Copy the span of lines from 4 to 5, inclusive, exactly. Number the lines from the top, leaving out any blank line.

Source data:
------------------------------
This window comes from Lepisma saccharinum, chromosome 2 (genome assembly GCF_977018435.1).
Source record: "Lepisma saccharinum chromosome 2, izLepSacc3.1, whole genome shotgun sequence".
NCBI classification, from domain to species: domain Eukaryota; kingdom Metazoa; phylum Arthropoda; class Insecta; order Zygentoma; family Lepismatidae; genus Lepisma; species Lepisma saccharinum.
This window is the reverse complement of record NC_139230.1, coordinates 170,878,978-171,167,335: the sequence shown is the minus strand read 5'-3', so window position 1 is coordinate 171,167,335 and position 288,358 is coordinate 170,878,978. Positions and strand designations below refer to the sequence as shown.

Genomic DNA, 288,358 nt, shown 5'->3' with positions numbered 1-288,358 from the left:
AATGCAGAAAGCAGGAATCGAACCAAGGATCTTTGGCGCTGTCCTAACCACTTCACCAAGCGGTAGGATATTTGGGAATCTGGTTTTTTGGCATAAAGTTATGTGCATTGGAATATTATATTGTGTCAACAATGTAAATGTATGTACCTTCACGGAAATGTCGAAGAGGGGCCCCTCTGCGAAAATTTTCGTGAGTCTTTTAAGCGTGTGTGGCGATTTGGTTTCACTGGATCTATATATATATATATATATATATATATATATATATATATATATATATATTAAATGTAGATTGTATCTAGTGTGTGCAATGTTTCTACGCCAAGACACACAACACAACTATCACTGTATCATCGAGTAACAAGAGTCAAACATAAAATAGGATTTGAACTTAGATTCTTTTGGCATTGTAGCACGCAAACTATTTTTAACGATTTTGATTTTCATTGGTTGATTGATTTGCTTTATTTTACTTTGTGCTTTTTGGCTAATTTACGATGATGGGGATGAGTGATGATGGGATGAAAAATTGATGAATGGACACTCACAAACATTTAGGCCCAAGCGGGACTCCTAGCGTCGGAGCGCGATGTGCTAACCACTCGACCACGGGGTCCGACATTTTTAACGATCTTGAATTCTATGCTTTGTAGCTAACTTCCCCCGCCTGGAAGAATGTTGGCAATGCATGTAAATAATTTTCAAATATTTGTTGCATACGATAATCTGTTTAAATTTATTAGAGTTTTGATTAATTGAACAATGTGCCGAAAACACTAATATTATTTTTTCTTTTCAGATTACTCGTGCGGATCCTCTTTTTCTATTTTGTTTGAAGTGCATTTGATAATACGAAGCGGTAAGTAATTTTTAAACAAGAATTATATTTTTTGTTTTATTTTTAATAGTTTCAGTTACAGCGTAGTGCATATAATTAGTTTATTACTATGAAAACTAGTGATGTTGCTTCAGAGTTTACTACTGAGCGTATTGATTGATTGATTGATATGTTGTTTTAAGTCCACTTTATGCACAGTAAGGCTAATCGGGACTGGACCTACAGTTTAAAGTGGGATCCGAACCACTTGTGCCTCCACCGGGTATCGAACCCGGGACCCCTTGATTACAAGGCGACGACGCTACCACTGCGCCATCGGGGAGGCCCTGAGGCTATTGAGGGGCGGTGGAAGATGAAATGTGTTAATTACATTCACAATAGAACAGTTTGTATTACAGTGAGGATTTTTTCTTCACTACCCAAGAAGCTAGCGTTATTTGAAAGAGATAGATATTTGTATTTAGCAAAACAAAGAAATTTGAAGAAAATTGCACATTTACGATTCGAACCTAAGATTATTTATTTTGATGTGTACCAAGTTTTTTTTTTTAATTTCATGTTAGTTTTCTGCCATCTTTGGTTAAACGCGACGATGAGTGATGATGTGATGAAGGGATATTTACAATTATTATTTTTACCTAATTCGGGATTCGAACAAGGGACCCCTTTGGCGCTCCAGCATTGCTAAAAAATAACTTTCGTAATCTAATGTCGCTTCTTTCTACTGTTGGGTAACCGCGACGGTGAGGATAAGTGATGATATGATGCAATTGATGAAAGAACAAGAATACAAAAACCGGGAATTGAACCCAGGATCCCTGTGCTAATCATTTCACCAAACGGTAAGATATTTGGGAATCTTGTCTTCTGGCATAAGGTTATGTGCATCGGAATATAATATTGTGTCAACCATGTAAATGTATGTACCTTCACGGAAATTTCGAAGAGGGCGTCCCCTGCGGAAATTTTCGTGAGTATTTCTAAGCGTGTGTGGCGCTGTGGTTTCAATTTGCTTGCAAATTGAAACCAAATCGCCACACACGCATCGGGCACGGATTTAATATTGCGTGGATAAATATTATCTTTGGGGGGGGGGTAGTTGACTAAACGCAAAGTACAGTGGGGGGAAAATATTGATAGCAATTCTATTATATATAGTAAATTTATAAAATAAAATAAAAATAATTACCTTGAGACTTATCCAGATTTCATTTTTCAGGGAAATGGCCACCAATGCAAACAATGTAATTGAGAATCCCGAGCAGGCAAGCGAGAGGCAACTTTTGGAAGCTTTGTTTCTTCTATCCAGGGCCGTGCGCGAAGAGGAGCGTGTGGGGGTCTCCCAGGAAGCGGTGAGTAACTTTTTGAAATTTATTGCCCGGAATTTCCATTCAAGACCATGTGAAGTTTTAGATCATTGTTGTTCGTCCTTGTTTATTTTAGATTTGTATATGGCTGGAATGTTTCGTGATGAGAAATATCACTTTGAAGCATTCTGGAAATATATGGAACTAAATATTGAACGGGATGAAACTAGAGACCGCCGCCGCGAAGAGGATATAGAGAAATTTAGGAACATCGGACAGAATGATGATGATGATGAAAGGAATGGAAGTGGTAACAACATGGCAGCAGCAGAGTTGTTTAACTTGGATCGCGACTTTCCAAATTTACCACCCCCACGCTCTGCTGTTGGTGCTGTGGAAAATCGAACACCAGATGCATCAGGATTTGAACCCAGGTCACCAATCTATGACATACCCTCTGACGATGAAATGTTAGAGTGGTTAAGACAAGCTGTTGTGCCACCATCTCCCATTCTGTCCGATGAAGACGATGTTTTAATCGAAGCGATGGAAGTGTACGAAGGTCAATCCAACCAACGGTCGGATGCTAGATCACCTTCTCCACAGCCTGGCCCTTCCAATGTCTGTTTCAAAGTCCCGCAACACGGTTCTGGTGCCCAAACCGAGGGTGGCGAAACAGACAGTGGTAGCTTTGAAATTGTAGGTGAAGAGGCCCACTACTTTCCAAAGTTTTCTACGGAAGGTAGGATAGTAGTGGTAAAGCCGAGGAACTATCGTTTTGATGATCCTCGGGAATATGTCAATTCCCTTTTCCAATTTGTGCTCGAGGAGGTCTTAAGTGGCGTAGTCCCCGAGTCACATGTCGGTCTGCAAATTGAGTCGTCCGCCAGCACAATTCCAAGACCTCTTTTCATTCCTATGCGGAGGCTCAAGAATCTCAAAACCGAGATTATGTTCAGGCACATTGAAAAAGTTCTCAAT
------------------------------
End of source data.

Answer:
This window is the reverse complement of record NC_139230.1, coordinates 170,878,978-171,167,335: the sequence shown is the minus strand read 5'-3', so window position 1 is coordinate 171,167,335 and position 288,358 is coordinate 170,878,978. Positions and strand designations below refer to the sequence as shown.

Genomic DNA, 288,358 nt, shown 5'->3' with positions numbered 1-288,358 from the left: